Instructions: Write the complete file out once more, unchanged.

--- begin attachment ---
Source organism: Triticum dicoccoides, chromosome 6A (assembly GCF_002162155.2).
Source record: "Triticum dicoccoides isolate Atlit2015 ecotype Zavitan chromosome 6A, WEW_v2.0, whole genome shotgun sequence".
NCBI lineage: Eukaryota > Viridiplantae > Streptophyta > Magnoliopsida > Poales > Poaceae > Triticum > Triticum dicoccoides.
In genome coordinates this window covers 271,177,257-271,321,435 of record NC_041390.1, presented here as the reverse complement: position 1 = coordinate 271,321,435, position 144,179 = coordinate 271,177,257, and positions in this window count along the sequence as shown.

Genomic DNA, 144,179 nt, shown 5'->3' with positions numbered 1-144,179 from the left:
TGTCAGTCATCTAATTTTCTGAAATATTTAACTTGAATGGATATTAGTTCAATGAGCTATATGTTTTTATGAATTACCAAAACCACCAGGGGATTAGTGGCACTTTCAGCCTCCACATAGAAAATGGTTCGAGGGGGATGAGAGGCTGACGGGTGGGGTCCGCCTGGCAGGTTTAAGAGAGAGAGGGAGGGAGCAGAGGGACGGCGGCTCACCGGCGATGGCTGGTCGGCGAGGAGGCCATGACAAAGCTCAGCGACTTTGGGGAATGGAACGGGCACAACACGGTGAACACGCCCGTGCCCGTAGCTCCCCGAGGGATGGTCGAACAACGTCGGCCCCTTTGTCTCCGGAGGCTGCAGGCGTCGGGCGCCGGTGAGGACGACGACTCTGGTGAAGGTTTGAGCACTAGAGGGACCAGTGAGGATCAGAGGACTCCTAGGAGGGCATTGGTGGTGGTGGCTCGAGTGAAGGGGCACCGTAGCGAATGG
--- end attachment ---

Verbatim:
Source organism: Triticum dicoccoides, chromosome 6A (assembly GCF_002162155.2).
Source record: "Triticum dicoccoides isolate Atlit2015 ecotype Zavitan chromosome 6A, WEW_v2.0, whole genome shotgun sequence".
NCBI lineage: Eukaryota > Viridiplantae > Streptophyta > Magnoliopsida > Poales > Poaceae > Triticum > Triticum dicoccoides.
In genome coordinates this window covers 271,177,257-271,321,435 of record NC_041390.1, presented here as the reverse complement: position 1 = coordinate 271,321,435, position 144,179 = coordinate 271,177,257, and positions in this window count along the sequence as shown.

Genomic DNA, 144,179 nt, shown 5'->3' with positions numbered 1-144,179 from the left:
TGTCAGTCATCTAATTTTCTGAAATATTTAACTTGAATGGATATTAGTTCAATGAGCTATATGTTTTTATGAATTACCAAAACCACCAGGGGATTAGTGGCACTTTCAGCCTCCACATAGAAAATGGTTCGAGGGGGATGAGAGGCTGACGGGTGGGGTCCGCCTGGCAGGTTTAAGAGAGAGAGGGAGGGAGCAGAGGGACGGCGGCTCACCGGCGATGGCTGGTCGGCGAGGAGGCCATGACAAAGCTCAGCGACTTTGGGGAATGGAACGGGCACAACACGGTGAACACGCCCGTGCCCGTAGCTCCCCGAGGGATGGTCGAACAACGTCGGCCCCTTTGTCTCCGGAGGCTGCAGGCGTCGGGCGCCGGTGAGGACGACGACTCTGGTGAAGGTTTGAGCACTAGAGGGACCAGTGAGGATCAGAGGACTCCTAGGAGGGCATTGGTGGTGGTGGCTCGAGTGAAGGGGCACCGTAGCGAATGG